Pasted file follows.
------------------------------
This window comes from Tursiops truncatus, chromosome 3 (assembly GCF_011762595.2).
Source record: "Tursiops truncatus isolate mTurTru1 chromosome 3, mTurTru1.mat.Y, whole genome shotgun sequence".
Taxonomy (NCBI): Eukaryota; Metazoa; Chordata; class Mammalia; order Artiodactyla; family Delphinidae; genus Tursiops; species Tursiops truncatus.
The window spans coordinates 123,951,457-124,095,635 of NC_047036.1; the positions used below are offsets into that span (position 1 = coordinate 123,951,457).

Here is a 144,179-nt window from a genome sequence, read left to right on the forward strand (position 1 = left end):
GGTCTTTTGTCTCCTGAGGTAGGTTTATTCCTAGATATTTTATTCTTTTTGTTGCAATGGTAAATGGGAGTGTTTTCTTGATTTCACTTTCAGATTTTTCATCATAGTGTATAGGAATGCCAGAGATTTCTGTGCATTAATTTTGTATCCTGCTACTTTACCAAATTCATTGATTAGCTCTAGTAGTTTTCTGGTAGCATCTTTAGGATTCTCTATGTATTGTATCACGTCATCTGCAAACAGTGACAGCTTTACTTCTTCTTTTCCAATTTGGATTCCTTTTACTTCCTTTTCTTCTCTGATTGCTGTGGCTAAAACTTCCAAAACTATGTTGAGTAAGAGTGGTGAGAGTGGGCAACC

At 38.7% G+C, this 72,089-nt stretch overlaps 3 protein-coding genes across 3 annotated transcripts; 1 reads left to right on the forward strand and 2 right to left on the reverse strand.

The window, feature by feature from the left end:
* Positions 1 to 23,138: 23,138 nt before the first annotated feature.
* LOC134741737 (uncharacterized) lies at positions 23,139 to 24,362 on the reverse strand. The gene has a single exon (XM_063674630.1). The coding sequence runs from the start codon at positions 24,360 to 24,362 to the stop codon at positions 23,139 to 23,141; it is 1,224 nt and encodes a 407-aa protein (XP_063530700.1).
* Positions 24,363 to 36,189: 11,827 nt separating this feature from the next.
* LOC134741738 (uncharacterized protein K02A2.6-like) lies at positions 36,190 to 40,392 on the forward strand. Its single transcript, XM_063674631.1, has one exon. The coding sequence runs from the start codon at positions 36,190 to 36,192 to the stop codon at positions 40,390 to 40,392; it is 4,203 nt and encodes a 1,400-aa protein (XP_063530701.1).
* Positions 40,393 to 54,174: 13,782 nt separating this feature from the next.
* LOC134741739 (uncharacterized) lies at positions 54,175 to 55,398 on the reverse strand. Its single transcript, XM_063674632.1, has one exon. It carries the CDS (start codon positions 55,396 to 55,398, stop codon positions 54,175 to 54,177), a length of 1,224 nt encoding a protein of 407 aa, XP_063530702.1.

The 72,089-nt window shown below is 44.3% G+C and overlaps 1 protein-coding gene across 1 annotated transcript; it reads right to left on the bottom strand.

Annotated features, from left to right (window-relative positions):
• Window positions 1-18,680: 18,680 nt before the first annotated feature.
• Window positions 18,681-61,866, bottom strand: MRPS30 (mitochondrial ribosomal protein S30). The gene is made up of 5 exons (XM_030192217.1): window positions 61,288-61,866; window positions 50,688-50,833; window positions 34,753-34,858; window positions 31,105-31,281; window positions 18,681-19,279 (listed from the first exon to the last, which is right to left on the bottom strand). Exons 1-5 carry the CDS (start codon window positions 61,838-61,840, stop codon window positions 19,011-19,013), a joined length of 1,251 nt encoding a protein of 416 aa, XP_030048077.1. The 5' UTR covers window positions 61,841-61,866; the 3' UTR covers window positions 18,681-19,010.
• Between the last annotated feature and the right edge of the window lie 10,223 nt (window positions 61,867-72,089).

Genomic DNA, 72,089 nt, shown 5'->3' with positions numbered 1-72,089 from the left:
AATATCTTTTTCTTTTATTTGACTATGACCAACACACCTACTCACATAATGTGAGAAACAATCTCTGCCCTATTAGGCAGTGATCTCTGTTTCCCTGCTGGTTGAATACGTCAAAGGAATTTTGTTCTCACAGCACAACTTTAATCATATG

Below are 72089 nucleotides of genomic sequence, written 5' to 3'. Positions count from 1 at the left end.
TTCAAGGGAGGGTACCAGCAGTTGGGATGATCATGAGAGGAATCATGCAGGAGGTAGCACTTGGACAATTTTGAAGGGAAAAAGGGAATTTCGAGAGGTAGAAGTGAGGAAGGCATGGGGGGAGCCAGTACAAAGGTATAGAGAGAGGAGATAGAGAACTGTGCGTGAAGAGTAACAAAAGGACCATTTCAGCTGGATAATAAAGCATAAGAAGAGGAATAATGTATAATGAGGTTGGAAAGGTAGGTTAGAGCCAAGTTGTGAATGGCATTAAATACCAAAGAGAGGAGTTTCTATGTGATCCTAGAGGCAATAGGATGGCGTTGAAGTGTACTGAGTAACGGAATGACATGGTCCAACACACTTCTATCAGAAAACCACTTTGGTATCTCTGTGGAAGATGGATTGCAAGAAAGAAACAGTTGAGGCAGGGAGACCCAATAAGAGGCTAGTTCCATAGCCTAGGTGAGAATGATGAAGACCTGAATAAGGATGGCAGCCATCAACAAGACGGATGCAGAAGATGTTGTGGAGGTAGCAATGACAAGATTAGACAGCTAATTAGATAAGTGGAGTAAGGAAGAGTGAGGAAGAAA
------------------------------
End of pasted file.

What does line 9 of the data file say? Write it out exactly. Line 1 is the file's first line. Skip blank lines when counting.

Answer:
* Positions 1 to 23,138: 23,138 nt before the first annotated feature.